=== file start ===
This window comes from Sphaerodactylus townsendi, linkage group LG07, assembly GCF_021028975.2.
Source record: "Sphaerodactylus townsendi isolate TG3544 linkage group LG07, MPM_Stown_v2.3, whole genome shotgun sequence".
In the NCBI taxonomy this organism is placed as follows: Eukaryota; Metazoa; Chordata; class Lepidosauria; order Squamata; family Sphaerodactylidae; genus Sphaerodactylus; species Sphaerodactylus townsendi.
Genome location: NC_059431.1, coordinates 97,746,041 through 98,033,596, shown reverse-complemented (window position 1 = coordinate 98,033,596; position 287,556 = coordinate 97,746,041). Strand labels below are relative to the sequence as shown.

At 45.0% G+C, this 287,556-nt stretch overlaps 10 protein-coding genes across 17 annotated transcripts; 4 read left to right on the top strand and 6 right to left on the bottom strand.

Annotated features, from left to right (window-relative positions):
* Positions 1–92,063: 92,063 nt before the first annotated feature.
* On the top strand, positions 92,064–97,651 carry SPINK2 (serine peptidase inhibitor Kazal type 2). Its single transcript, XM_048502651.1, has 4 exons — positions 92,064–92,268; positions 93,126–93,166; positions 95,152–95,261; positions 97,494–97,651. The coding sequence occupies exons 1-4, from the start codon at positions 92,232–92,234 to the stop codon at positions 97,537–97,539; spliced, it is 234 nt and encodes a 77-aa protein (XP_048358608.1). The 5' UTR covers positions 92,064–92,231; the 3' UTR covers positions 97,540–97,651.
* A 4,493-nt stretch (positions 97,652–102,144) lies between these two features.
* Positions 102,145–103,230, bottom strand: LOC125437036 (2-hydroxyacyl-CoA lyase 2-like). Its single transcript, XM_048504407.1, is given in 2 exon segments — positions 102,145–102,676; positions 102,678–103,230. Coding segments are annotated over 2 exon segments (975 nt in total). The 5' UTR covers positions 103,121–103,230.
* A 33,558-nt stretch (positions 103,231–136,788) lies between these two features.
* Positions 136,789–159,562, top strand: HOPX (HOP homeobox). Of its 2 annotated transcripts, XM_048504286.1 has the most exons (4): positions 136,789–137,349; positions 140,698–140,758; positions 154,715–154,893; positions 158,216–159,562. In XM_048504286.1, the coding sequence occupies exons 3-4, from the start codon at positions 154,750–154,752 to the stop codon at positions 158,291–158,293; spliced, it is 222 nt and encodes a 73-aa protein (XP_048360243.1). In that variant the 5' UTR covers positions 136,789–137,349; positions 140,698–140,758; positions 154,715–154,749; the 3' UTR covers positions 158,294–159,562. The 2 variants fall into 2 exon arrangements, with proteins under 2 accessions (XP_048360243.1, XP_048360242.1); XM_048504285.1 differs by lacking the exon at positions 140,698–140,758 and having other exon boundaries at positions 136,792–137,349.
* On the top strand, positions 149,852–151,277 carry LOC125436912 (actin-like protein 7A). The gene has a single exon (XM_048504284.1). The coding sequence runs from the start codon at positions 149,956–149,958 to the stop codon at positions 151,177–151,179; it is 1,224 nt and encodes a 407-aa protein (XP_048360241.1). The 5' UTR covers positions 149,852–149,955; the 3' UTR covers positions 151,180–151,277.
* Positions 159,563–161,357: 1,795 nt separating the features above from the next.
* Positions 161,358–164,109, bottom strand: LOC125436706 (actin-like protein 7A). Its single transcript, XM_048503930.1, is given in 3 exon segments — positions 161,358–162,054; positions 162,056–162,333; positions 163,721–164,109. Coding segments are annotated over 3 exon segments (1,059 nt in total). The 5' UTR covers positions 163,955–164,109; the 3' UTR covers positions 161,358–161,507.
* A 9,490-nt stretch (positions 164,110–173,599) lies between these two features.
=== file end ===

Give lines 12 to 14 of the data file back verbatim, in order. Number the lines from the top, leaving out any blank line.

* Positions 136,789–159,562, top strand: HOPX (HOP homeobox). Of its 2 annotated transcripts, XM_048504286.1 has the most exons (4): positions 136,789–137,349; positions 140,698–140,758; positions 154,715–154,893; positions 158,216–159,562. In XM_048504286.1, the coding sequence occupies exons 3-4, from the start codon at positions 154,750–154,752 to the stop codon at positions 158,291–158,293; spliced, it is 222 nt and encodes a 73-aa protein (XP_048360243.1). In that variant the 5' UTR covers positions 136,789–137,349; positions 140,698–140,758; positions 154,715–154,749; the 3' UTR covers positions 158,294–159,562. The 2 variants fall into 2 exon arrangements, with proteins under 2 accessions (XP_048360243.1, XP_048360242.1); XM_048504285.1 differs by lacking the exon at positions 140,698–140,758 and having other exon boundaries at positions 136,792–137,349.
* On the top strand, positions 149,852–151,277 carry LOC125436912 (actin-like protein 7A). The gene has a single exon (XM_048504284.1). The coding sequence runs from the start codon at positions 149,956–149,958 to the stop codon at positions 151,177–151,179; it is 1,224 nt and encodes a 407-aa protein (XP_048360241.1). The 5' UTR covers positions 149,852–149,955; the 3' UTR covers positions 151,180–151,277.
* Positions 159,563–161,357: 1,795 nt separating the features above from the next.